The Way of the Word

18. January 2011

Legally Entitled

Filed under: Commentary,general,politics,review,Uncategorized — jensaltmann @ 10:31
Tags: , , , ,

Misanthropy week continues. I mentioned yesterday that the fact that we need laws is testament to our failure as a species.

You probably at least know of the seven Cardinal Sins: pride, envy, gluttony, lust, anger, greed and sloth.

I’d call those the baseline attributes of humanity.

So, of course there is some regulation required for human behavior. We can’t manage it by ourselves. And I admit (knowing from personal experience) that sometimes, laws are the only thing that stand between us and being screwed over by the rich and powerful. Not always: it’s exactly the rich and powerful who make those laws, so they are naturally skewed in their favor; nobody does anything that goes against their personal interests.

Still, once a certain baseline is established, laws become redundant and oppressive. Do we really need (as we have in the EU) laws that regulate just how much a cucumber may be curved? I don’t think so, Tim. If you don’t like the curve of a cucumber or banana, just don’t buy the damn thing. There’s no law needed for that.

So, what about laws that interfere with our personal lives in ways that don’t affect anyone but ourselves? You can’t pretend there aren’t any such. There are plenty, initiated and powered through by people and groups who believe that their values, morals, prejudices and phobias are so utterly Right that they need to be imposed on everybody.

I’ll use marriage as an example, because that is screwed up on so many levels. For one thing, marriage is absolutely unnecessary. You love someone, you move in together, you live together, you fall out of love and split up. If you feel the need to, you can have your relationship blessed by a priest. Other than that? It affects only you two and your eventual offspring. Of course, since those separations usually end in both sides trying to destroy one another, it makes sense to set up regulations for how to do such a separation; it might even save lives. In that regard, it makes sense to treat marriage like a business contract.

But beyond that? Your marriage is none of my business, so it requires no further regulation. And yet, there are interest groups who believe that they not only need to but have the right to codify their morals, ideas, prejudices and phobias to make your and my life more difficult. By insisting on laws, rules regulations for something that does not affect their lives in the slightest.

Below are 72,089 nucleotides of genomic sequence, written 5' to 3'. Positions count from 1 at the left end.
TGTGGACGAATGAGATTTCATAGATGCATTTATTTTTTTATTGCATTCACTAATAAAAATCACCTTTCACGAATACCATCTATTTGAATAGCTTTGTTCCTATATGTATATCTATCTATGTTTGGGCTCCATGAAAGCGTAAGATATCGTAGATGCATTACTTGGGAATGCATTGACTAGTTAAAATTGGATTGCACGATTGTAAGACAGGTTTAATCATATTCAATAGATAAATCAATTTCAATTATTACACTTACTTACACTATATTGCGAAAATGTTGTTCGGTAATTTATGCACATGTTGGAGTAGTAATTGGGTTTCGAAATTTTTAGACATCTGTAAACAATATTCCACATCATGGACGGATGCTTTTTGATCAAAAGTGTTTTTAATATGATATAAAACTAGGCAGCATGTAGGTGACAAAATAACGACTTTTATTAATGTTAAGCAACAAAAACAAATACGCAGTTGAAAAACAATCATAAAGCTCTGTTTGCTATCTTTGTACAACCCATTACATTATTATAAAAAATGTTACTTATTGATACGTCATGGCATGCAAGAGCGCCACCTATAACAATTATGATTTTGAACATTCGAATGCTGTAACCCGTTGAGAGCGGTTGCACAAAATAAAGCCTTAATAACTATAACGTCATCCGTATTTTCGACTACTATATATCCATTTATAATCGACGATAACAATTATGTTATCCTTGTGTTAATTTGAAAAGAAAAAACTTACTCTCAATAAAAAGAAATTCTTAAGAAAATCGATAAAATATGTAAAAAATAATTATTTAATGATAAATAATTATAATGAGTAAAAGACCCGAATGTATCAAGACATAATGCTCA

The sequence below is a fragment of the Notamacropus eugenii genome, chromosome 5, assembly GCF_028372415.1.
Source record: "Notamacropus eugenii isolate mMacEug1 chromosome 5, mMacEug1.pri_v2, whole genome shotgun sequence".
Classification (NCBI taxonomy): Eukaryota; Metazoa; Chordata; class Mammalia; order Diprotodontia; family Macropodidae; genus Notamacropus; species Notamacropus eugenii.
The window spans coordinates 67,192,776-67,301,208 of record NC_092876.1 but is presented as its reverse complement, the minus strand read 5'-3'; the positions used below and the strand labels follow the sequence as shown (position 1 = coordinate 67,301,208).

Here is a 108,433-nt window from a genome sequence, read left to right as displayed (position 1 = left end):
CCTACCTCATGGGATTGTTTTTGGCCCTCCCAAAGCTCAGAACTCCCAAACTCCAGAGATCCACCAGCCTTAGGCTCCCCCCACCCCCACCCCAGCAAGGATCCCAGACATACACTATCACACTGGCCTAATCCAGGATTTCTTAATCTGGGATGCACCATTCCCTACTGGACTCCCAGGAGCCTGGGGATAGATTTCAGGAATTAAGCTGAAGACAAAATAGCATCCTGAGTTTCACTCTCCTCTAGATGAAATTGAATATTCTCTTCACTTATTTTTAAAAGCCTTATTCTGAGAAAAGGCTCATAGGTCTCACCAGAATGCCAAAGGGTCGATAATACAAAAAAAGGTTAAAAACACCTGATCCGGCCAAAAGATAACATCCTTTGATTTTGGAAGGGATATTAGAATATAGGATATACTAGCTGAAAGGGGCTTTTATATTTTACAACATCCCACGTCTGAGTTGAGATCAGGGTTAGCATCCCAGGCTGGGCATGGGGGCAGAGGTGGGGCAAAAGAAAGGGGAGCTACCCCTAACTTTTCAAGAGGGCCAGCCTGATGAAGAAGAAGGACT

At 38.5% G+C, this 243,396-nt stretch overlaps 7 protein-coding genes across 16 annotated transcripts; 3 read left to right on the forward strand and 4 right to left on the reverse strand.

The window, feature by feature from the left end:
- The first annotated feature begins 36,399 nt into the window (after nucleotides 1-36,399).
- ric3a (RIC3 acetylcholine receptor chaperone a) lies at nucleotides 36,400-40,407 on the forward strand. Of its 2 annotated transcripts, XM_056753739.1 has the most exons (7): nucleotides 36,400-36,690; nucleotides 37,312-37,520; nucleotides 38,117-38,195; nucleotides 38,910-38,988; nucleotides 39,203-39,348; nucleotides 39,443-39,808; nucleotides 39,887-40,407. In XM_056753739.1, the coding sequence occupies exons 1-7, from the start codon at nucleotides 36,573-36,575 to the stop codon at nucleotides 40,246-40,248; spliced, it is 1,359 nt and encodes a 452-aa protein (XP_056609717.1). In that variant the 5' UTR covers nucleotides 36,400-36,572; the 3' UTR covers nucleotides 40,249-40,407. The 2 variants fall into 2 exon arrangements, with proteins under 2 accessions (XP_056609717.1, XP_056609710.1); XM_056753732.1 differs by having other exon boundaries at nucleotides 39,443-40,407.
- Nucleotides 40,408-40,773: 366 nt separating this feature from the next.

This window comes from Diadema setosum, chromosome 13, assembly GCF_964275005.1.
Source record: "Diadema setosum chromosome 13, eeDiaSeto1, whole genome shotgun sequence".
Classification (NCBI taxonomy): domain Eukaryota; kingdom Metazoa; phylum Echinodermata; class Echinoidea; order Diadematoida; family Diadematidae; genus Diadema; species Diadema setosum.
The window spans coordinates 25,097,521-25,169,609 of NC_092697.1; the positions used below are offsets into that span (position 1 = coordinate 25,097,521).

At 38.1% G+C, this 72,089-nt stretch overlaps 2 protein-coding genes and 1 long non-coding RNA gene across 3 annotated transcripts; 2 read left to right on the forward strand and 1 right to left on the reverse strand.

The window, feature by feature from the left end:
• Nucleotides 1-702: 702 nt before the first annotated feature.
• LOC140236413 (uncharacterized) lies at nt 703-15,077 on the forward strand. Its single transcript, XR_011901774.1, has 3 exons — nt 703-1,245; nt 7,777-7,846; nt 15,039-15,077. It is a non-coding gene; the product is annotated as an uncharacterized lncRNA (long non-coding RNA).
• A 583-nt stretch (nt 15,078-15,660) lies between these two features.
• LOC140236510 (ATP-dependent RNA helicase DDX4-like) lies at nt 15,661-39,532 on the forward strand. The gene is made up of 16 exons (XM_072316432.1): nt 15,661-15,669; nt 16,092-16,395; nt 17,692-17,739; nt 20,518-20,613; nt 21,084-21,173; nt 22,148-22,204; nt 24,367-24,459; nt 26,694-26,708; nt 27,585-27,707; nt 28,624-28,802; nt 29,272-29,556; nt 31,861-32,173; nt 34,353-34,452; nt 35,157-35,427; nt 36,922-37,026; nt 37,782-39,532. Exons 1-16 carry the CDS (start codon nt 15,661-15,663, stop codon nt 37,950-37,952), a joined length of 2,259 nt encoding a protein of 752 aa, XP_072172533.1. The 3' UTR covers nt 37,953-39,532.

Take this guy, for example: Lee Jin-gyu, a man in Korea who married his pillow. Or the Japanese man who married a video game character. I’ll leave your value judgment to you and withhold my own. Because at the end of the day, there is only one factor:

Is it any of our business?

Does it affect your life or mine (beyond the two minutes required to read each of the articles I just linked to)? No. It absolutely doesn’t. The fact is, it only affects the lives of those two men. (And perhaps their parents, if they hadn’t already abandoned all hope of ever being grandparents.) It makes them happy, and it doesn’t cause anyone any harm. So should there be laws against it?

“Above all, do no harm.”

I say thee nay.

The same thing, to pick a more hot-button example, goes for gay marriage. While I did say above that the very idea of codifying marriage is mostly superfluous, that codification is fact, so… In the case of gay marriage, we have exactly the scenario that I describe above: interest groups (be they politically conservative, religious or simply arrogant busybodies) that try to impose their values and phobias on others, by way of creating laws that are not required to oppress people who just want to live like everyone else: legally with the person they love. Now, if a gay couple gets married, that doesn’t affect your life or my life in the slightest. It has no influence on my life, it has no influence on my marriage, it has no influence on my sexual identity. Or yours.

In summary, it’s none of my business. Like those two otaku who marry pillows or video game characters, if it makes them happy, why shouldn’t they do it? Now, I’m half of a biracial couple. There were times when that was illegal. I’ve read (but didn’t bother to confirm) that there are places where it still is. It shouldn’t be, though, because so long as my wife and I entered the marriage of our own free wills, it’s nobody’s business who we married.


1 Comment »

  1. Marriage is a way of wrestling with the fact that men and women attracted to the opposite sex can just make a baby with no intention or forethought under the grip of a pretty powerful passion to boot One drink too many and 9 months later boom there s a baby. Let me put it this way there may be a need for special laws regulating parenting around reproductive technology but they will be distinct from and need have little to do with the function that marriage is performing. but that doesn t mean we no longer care whether children are born to married couples.

    Comment by banking offshore — 9. February 2011 @ 08:02

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